MARY LOU: And much closer, and over the years I know Elliott turned his mother against Samuel after his father died.

WALI ALI: That's another story. It's only important to go into it for several reasons: Samuel always talked about it, he always referred to it, he never let it go. He was always saying what an unhappy family situation he had had.

MARY LOU: Oh, it was sick; even as a 13 year old, and I had, as I said, I knew nothing about this when I walked in. My uncle brought me home a box of candy from Sees one day. My aunt didn't speak to me for two days because I not only accepted the candy but I ate some. The cats by the way, the cats would get up at the table and eat from the table, on the table, while we were eating and I found out subsequently that my Uncle Jake was a fanatic about cleanliness, keeping things up, and this house stunk of cats, cat hair all over—and he was an asthmatic—I know now, that those cats were in the house to kill him. She would have had a 100 of them if she could have. There was absolutely no communication between them. They hated one another; later on she used to tell me these terrible tales—this was as a married woman—ugh! I'm pregnant, I'm in bed, my aunt has come to visit me, and is telling me about the agonies of childbirth and what that meant for this room. After—yes, Samuel was the younger of the two, no wait a minute—he was the oldest?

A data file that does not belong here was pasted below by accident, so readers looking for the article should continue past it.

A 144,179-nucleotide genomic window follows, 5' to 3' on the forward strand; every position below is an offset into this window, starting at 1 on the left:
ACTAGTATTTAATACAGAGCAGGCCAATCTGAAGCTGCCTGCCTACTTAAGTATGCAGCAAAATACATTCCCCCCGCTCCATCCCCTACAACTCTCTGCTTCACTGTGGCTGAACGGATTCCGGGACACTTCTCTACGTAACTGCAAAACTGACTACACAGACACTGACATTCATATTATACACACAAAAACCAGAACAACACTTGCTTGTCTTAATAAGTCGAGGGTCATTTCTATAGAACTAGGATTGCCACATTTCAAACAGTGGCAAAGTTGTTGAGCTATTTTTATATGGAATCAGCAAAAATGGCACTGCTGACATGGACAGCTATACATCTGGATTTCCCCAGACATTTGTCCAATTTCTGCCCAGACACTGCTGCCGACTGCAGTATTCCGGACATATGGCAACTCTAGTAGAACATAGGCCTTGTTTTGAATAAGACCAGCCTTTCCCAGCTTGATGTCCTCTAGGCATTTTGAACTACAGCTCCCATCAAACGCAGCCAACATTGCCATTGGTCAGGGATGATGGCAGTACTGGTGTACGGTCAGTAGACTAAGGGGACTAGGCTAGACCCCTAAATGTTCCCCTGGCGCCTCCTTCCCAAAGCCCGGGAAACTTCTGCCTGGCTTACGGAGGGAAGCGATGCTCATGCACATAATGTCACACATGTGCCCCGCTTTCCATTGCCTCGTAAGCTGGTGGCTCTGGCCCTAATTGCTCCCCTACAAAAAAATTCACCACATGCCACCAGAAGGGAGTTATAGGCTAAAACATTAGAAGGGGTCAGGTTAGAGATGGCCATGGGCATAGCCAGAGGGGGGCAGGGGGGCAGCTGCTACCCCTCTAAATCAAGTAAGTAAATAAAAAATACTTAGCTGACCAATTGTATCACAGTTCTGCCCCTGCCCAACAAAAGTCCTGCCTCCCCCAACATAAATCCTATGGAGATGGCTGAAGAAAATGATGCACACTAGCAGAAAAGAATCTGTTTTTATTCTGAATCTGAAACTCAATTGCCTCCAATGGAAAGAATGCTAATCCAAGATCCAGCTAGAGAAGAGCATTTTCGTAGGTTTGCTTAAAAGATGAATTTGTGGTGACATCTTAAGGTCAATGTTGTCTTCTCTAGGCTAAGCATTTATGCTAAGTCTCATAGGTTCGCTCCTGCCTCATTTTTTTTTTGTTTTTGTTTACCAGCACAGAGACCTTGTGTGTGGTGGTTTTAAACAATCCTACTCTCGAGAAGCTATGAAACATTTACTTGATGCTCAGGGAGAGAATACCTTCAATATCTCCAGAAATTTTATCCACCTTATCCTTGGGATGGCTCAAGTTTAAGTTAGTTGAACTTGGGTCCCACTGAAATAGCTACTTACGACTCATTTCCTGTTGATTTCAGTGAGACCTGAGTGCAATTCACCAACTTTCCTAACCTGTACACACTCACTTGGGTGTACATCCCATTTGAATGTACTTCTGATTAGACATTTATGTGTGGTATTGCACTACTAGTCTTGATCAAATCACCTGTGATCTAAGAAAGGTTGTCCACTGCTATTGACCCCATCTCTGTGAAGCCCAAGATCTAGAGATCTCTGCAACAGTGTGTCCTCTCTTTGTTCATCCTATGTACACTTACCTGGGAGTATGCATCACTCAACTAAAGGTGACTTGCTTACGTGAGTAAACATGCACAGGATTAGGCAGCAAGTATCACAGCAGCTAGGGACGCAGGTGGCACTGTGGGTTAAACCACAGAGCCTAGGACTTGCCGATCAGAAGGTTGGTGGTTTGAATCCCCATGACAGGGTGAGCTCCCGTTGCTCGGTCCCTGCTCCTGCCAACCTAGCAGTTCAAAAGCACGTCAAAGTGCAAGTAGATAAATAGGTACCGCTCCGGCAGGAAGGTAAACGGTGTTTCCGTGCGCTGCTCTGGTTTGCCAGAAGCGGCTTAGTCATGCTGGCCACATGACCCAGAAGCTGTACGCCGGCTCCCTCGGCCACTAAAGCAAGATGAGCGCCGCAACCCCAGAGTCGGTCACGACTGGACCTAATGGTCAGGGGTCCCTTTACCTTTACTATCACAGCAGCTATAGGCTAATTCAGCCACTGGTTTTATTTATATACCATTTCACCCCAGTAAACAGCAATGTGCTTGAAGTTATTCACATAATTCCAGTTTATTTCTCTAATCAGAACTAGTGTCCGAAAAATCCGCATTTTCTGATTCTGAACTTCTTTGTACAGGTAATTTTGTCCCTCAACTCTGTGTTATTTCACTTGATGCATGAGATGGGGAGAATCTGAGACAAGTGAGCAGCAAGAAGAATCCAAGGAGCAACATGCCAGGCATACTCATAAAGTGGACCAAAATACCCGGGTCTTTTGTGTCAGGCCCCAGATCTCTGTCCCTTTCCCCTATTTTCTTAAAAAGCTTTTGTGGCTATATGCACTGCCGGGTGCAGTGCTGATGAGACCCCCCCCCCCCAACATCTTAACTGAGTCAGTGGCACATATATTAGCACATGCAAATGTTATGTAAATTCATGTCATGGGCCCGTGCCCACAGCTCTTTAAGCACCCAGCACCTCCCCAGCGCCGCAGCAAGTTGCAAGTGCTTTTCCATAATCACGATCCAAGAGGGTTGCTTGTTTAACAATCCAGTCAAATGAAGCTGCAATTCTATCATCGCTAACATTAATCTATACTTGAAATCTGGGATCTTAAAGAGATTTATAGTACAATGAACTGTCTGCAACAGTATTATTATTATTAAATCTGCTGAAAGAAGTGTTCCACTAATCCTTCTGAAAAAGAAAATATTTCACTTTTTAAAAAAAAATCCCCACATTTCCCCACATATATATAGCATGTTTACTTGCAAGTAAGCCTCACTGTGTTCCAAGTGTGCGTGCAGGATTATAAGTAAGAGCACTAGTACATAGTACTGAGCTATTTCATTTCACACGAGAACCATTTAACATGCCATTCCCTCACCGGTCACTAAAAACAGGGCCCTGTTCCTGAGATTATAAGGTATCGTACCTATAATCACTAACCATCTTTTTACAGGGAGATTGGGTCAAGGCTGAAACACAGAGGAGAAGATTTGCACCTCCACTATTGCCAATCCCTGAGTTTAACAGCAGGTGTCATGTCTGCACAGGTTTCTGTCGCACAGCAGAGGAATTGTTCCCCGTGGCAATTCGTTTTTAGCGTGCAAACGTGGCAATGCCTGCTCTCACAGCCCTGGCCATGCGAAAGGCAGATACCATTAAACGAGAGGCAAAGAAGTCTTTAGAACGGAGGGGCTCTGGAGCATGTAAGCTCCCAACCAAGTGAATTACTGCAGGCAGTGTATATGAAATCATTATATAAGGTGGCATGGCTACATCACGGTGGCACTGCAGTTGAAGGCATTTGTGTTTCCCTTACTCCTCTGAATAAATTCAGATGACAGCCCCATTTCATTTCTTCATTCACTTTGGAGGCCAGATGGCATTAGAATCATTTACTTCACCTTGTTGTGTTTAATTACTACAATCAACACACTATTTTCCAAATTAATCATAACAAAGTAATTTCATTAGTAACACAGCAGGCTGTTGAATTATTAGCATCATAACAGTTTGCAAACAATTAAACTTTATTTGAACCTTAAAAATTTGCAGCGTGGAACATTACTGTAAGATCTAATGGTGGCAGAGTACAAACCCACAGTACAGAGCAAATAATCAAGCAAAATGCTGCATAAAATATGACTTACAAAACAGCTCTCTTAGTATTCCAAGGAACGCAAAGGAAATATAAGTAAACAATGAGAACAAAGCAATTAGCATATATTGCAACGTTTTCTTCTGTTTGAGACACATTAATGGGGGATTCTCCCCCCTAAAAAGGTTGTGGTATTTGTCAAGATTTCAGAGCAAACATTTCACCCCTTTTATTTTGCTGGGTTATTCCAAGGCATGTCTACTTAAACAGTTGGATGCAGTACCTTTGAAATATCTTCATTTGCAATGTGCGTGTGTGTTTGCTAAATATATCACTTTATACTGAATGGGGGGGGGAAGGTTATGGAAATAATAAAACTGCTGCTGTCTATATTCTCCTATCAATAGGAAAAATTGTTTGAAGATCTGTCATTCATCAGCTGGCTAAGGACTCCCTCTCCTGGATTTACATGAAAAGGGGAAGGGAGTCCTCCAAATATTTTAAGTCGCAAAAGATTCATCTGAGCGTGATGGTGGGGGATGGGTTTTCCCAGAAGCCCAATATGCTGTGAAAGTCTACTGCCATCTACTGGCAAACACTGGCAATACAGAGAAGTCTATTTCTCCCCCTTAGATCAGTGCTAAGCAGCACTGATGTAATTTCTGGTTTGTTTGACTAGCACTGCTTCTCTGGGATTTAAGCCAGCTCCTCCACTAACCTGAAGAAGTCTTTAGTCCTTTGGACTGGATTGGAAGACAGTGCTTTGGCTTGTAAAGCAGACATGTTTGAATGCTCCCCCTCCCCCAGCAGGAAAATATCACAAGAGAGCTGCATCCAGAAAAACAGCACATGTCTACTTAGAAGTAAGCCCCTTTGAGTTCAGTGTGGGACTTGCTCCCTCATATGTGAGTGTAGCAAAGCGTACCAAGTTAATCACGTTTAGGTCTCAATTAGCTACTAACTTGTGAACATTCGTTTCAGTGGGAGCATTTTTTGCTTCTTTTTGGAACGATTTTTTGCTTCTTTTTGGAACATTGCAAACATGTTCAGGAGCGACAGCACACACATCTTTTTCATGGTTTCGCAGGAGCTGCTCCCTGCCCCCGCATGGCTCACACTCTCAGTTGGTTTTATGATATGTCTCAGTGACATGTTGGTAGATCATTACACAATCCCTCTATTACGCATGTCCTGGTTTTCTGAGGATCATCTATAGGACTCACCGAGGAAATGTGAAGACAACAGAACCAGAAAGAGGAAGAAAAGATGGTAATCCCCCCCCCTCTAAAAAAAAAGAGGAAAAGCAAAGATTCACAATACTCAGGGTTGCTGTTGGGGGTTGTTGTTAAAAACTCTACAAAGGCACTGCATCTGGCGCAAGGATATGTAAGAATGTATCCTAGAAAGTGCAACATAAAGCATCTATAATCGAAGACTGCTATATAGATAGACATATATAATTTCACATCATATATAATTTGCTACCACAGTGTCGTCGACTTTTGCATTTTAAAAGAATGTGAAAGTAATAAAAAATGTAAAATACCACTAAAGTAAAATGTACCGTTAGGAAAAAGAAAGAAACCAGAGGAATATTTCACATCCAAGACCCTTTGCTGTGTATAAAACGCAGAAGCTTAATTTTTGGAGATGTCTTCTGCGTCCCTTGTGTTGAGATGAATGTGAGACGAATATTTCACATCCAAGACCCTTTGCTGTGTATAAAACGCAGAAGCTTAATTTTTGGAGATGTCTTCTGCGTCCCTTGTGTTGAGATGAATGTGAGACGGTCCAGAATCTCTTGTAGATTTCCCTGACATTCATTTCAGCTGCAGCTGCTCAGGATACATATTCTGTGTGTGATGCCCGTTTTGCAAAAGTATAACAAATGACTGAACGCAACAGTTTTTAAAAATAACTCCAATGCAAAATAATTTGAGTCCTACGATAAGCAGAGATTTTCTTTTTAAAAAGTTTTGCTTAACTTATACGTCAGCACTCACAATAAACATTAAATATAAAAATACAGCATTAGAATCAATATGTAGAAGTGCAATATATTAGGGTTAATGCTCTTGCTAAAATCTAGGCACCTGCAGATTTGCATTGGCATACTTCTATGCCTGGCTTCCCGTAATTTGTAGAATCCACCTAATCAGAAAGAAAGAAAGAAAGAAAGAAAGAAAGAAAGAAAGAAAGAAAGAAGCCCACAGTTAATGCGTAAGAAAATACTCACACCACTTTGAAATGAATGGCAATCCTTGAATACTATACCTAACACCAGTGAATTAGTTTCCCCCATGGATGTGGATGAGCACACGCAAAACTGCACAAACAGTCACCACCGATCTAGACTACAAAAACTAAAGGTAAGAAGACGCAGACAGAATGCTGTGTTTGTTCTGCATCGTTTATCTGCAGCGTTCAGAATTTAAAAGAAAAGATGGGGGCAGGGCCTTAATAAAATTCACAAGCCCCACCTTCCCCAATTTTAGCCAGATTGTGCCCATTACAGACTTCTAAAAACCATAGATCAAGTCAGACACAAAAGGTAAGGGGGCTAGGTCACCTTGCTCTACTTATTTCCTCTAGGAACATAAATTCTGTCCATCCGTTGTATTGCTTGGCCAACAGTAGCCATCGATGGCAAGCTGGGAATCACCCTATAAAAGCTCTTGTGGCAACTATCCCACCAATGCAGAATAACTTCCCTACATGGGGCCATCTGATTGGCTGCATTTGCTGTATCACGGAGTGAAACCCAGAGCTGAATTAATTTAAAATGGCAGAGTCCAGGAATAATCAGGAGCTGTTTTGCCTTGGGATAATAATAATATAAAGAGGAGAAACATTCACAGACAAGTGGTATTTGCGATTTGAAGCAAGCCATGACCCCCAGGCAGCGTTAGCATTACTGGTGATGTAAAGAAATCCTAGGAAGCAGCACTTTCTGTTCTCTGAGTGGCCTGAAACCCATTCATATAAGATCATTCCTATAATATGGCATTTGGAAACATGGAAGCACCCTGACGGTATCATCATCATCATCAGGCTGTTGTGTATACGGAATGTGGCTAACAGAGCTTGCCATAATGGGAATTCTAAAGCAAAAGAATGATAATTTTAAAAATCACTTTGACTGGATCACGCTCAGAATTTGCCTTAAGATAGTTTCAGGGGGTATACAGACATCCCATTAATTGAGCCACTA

WALI ALI: He was the oldest.

MARY LOU: That's right, he was the oldest.

WALI ALI: I wanted to ask you a question about something he said on a couple of occasions. I don't know whether it was—I know I recall him saying it on one occasion, maybe two. He said that one of the reasons that he was disliked by his parents was that they never forgave him for being conceived out of wedlock. That he was conceived out of wedlock, and that he was born after they were married.